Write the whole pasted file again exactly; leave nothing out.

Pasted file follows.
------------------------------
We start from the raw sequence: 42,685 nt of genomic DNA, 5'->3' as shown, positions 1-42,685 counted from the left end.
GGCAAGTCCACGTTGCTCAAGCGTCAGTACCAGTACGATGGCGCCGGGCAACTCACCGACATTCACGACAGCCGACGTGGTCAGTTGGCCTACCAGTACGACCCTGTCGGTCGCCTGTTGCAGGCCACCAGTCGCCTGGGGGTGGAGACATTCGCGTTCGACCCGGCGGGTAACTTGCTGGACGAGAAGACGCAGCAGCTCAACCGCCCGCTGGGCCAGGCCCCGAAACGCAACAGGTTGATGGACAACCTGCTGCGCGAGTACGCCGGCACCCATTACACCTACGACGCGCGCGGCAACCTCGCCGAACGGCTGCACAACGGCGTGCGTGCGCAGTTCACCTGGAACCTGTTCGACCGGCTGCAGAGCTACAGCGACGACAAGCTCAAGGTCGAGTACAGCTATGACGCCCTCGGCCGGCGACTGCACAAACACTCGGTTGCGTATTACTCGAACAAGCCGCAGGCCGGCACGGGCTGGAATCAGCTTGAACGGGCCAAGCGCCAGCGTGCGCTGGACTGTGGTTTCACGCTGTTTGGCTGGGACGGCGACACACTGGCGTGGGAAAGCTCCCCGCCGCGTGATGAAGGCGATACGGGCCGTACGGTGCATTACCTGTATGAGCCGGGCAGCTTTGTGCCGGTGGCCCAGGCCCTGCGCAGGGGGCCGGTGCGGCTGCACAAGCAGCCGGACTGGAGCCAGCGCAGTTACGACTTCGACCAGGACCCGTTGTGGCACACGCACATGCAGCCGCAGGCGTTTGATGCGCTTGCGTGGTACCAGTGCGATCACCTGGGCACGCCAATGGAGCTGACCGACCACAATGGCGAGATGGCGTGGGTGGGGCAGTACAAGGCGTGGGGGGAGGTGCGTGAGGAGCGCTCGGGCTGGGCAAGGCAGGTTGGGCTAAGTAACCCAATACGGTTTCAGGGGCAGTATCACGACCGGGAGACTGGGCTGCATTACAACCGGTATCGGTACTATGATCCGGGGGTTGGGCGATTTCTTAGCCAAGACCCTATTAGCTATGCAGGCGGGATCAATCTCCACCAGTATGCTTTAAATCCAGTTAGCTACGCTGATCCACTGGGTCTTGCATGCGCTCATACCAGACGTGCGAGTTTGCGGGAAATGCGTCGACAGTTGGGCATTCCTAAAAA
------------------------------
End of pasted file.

We start from the raw sequence: 42,685 nt of genomic DNA, 5'->3' as shown, positions 1-42,685 counted from the left end.
GGCAAGTCCACGTTGCTCAAGCGTCAGTACCAGTACGATGGCGCCGGGCAACTCACCGACATTCACGACAGCCGACGTGGTCAGTTGGCCTACCAGTACGACCCTGTCGGTCGCCTGTTGCAGGCCACCAGTCGCCTGGGGGTGGAGACATTCGCGTTCGACCCGGCGGGTAACTTGCTGGACGAGAAGACGCAGCAGCTCAACCGCCCGCTGGGCCAGGCCCCGAAACGCAACAGGTTGATGGACAACCTGCTGCGCGAGTACGCCGGCACCCATTACACCTACGACGCGCGCGGCAACCTCGCCGAACGGCTGCACAACGGCGTGCGTGCGCAGTTCACCTGGAACCTGTTCGACCGGCTGCAGAGCTACAGCGACGACAAGCTCAAGGTCGAGTACAGCTATGACGCCCTCGGCCGGCGACTGCACAAACACTCGGTTGCGTATTACTCGAACAAGCCGCAGGCCGGCACGGGCTGGAATCAGCTTGAACGGGCCAAGCGCCAGCGTGCGCTGGACTGTGGTTTCACGCTGTTTGGCTGGGACGGCGACACACTGGCGTGGGAAAGCTCCCCGCCGCGTGATGAAGGCGATACGGGCCGTACGGTGCATTACCTGTATGAGCCGGGCAGCTTTGTGCCGGTGGCCCAGGCCCTGCGCAGGGGGCCGGTGCGGCTGCACAAGCAGCCGGACTGGAGCCAGCGCAGTTACGACTTCGACCAGGACCCGTTGTGGCACACGCACATGCAGCCGCAGGCGTTTGATGCGCTTGCGTGGTACCAGTGCGATCACCTGGGCACGCCAATGGAGCTGACCGACCACAATGGCGAGATGGCGTGGGTGGGGCAGTACAAGGCGTGGGGGGAGGTGCGTGAGGAGCGCTCGGGCTGGGCAAGGCAGGTTGGGCTAAGTAACCCAATACGGTTTCAGGGGCAGTATCACGACCGGGAGACTGGGCTGCATTACAACCGGTATCGGTACTATGATCCGGGGGTTGGGCGATTTCTTAGCCAAGACCCTATTAGCTATGCAGGCGGGATCAATCTCCACCAGTATGCTTTAAATCCAGTTAGCTACGCTGATCCACTGGGTCTTGCATGCGCTCATACCAGACGTGCGAGTTTGCGGGAAATGCGTCGACAGTTGGGCATTCCTAAAAA